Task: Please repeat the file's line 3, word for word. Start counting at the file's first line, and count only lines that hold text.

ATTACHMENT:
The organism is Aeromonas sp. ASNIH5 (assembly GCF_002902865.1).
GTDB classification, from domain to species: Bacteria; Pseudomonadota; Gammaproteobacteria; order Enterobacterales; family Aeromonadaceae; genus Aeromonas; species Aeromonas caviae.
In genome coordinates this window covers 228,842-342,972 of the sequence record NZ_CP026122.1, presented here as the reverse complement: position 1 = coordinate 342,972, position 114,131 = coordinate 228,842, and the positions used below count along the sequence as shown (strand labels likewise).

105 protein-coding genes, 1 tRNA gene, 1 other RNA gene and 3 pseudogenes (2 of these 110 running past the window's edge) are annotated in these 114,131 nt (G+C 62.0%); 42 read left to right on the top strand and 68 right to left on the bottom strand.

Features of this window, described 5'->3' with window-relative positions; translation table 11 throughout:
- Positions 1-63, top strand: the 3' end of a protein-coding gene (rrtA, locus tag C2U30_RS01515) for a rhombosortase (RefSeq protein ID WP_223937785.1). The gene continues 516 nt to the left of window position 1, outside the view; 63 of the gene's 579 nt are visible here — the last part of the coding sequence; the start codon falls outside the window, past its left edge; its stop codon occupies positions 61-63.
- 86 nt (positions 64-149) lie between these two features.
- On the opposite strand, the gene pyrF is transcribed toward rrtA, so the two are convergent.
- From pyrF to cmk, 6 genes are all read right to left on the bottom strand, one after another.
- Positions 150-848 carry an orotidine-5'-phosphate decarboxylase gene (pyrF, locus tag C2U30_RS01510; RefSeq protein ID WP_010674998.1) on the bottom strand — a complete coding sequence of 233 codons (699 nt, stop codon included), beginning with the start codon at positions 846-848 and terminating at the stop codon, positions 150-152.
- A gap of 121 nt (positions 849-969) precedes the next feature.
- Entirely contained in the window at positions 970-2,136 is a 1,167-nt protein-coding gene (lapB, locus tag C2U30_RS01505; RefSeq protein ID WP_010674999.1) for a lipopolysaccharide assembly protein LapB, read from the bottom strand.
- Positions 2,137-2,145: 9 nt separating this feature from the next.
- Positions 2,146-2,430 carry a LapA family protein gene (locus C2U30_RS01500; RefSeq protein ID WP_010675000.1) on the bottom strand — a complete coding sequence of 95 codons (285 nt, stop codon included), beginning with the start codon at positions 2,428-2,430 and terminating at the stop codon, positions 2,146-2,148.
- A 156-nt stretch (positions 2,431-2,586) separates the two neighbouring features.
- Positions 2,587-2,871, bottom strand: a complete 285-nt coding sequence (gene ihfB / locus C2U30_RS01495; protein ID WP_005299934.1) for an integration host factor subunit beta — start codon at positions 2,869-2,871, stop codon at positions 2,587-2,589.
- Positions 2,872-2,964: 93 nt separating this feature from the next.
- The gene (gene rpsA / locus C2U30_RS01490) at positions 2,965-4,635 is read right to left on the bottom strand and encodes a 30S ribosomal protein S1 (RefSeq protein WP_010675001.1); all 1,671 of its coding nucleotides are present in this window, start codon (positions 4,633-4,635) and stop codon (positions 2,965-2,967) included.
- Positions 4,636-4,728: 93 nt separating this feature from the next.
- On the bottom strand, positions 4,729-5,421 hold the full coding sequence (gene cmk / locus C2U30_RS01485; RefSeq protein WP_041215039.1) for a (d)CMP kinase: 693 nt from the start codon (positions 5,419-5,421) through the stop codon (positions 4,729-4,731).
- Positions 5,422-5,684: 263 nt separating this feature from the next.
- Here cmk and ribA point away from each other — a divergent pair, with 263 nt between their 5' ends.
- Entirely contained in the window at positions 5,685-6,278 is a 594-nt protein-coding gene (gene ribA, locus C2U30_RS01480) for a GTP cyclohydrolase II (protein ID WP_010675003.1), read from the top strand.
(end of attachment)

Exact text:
In genome coordinates this window covers 228,842-342,972 of the sequence record NZ_CP026122.1, presented here as the reverse complement: position 1 = coordinate 342,972, position 114,131 = coordinate 228,842, and the positions used below count along the sequence as shown (strand labels likewise).